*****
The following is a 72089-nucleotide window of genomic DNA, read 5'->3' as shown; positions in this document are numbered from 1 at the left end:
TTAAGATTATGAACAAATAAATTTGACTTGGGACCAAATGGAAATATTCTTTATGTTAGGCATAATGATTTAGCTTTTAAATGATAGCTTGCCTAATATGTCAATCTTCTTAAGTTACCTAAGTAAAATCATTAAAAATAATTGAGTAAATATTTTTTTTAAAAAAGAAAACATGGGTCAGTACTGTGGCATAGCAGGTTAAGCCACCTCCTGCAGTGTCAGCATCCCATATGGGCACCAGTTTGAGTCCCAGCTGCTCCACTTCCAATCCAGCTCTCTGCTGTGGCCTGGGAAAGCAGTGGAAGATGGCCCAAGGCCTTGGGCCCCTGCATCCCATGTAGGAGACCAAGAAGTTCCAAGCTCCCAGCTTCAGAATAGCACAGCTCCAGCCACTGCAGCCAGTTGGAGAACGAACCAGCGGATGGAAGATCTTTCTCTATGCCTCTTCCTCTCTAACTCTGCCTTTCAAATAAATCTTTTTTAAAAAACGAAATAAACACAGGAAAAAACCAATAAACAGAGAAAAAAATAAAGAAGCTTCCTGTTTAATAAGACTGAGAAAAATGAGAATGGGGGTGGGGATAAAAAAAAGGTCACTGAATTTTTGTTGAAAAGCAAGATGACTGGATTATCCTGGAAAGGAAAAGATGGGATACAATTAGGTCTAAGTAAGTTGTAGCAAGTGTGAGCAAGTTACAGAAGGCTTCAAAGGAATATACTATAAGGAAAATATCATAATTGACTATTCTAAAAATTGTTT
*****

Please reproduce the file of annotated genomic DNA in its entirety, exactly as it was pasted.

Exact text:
The following is a 72089-nucleotide window of genomic DNA, read 5'->3' as shown; positions in this document are numbered from 1 at the left end:
TTAAGATTATGAACAAATAAATTTGACTTGGGACCAAATGGAAATATTCTTTATGTTAGGCATAATGATTTAGCTTTTAAATGATAGCTTGCCTAATATGTCAATCTTCTTAAGTTACCTAAGTAAAATCATTAAAAATAATTGAGTAAATATTTTTTTTAAAAAAGAAAACATGGGTCAGTACTGTGGCATAGCAGGTTAAGCCACCTCCTGCAGTGTCAGCATCCCATATGGGCACCAGTTTGAGTCCCAGCTGCTCCACTTCCAATCCAGCTCTCTGCTGTGGCCTGGGAAAGCAGTGGAAGATGGCCCAAGGCCTTGGGCCCCTGCATCCCATGTAGGAGACCAAGAAGTTCCAAGCTCCCAGCTTCAGAATAGCACAGCTCCAGCCACTGCAGCCAGTTGGAGAACGAACCAGCGGATGGAAGATCTTTCTCTATGCCTCTTCCTCTCTAACTCTGCCTTTCAAATAAATCTTTTTTAAAAAACGAAATAAACACAGGAAAAAACCAATAAACAGAGAAAAAAATAAAGAAGCTTCCTGTTTAATAAGACTGAGAAAAATGAGAATGGGGGTGGGGATAAAAAAAAGGTCACTGAATTTTTGTTGAAAAGCAAGATGACTGGATTATCCTGGAAAGGAAAAGATGGGATACAATTAGGTCTAAGTAAGTTGTAGCAAGTGTGAGCAAGTTACAGAAGGCTTCAAAGGAATATACTATAAGGAAAATATCATAATTGACTATTCTAAAAATTGTTT